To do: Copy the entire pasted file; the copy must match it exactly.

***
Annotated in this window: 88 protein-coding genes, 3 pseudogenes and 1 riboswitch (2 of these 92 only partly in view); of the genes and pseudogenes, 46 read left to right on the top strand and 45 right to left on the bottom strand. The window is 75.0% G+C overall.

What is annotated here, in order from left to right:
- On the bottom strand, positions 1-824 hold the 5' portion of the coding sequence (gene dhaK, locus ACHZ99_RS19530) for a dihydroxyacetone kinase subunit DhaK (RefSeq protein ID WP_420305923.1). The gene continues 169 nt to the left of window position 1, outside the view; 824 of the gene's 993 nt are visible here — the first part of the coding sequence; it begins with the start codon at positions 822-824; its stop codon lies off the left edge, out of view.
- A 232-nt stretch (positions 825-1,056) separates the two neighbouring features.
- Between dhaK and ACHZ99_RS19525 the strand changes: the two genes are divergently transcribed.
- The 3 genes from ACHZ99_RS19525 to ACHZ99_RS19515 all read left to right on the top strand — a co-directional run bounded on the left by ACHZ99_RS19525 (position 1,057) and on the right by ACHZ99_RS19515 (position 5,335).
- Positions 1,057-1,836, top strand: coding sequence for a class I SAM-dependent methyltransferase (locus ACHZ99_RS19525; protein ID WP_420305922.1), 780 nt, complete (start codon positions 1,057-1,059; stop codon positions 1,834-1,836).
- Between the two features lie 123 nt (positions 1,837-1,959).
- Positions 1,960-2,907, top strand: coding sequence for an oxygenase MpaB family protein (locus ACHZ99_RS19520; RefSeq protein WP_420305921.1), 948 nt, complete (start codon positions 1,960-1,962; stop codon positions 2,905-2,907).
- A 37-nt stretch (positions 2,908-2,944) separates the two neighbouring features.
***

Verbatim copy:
Annotated in this window: 88 protein-coding genes, 3 pseudogenes and 1 riboswitch (2 of these 92 only partly in view); of the genes and pseudogenes, 46 read left to right on the top strand and 45 right to left on the bottom strand. The window is 75.0% G+C overall.

What is annotated here, in order from left to right:
- On the bottom strand, positions 1-824 hold the 5' portion of the coding sequence (gene dhaK, locus ACHZ99_RS19530) for a dihydroxyacetone kinase subunit DhaK (RefSeq protein ID WP_420305923.1). The gene continues 169 nt to the left of window position 1, outside the view; 824 of the gene's 993 nt are visible here — the first part of the coding sequence; it begins with the start codon at positions 822-824; its stop codon lies off the left edge, out of view.
- A 232-nt stretch (positions 825-1,056) separates the two neighbouring features.
- Between dhaK and ACHZ99_RS19525 the strand changes: the two genes are divergently transcribed.
- The 3 genes from ACHZ99_RS19525 to ACHZ99_RS19515 all read left to right on the top strand — a co-directional run bounded on the left by ACHZ99_RS19525 (position 1,057) and on the right by ACHZ99_RS19515 (position 5,335).
- Positions 1,057-1,836, top strand: coding sequence for a class I SAM-dependent methyltransferase (locus ACHZ99_RS19525; protein ID WP_420305922.1), 780 nt, complete (start codon positions 1,057-1,059; stop codon positions 1,834-1,836).
- Between the two features lie 123 nt (positions 1,837-1,959).
- Positions 1,960-2,907, top strand: coding sequence for an oxygenase MpaB family protein (locus ACHZ99_RS19520; RefSeq protein WP_420305921.1), 948 nt, complete (start codon positions 1,960-1,962; stop codon positions 2,905-2,907).
- A 37-nt stretch (positions 2,908-2,944) separates the two neighbouring features.